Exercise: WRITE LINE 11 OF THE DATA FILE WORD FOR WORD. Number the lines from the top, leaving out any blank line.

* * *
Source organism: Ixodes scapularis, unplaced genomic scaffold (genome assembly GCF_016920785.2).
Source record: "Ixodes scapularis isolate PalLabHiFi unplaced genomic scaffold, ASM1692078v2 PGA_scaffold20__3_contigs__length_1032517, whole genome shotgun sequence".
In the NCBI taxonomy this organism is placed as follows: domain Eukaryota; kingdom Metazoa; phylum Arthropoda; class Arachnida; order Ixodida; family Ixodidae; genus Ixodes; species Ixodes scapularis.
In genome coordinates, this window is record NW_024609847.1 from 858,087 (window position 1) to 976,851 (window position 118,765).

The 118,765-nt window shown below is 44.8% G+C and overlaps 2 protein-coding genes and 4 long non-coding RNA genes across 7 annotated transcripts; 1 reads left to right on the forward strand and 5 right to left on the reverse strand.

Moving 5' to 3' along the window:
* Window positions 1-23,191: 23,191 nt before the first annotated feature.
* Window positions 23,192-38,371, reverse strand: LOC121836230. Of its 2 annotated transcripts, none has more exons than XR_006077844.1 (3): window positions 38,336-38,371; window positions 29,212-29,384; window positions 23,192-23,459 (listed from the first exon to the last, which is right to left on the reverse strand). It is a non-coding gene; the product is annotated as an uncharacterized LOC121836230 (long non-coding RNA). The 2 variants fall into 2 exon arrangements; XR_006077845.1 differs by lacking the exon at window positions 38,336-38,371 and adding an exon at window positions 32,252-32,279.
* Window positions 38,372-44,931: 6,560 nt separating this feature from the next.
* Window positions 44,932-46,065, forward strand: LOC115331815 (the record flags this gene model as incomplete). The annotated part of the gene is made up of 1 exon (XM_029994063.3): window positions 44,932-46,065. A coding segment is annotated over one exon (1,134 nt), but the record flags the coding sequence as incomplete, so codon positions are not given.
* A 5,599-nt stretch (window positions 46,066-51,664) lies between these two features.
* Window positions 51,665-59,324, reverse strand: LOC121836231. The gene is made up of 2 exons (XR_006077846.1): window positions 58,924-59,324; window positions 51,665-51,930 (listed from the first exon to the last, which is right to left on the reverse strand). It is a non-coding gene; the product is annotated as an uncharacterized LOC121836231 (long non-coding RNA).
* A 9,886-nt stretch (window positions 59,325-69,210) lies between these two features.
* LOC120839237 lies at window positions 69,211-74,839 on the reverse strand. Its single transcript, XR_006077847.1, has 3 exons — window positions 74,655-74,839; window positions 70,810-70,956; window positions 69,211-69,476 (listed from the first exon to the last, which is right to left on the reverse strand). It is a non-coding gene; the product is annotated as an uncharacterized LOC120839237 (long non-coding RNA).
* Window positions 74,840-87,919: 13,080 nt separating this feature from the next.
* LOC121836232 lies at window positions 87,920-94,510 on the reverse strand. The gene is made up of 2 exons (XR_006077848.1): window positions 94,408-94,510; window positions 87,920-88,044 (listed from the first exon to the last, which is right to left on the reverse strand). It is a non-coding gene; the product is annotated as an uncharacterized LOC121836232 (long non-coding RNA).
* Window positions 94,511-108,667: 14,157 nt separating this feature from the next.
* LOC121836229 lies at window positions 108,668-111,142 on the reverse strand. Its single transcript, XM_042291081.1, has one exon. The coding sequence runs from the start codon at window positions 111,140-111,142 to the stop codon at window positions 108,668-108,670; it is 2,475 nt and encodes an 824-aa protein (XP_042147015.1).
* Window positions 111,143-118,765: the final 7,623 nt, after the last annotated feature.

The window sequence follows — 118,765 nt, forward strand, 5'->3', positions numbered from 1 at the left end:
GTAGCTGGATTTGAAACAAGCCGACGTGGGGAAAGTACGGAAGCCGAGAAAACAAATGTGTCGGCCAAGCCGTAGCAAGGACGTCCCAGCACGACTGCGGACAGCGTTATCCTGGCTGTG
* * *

* A 5,599-nt stretch (window positions 46,066-51,664) lies between these two features.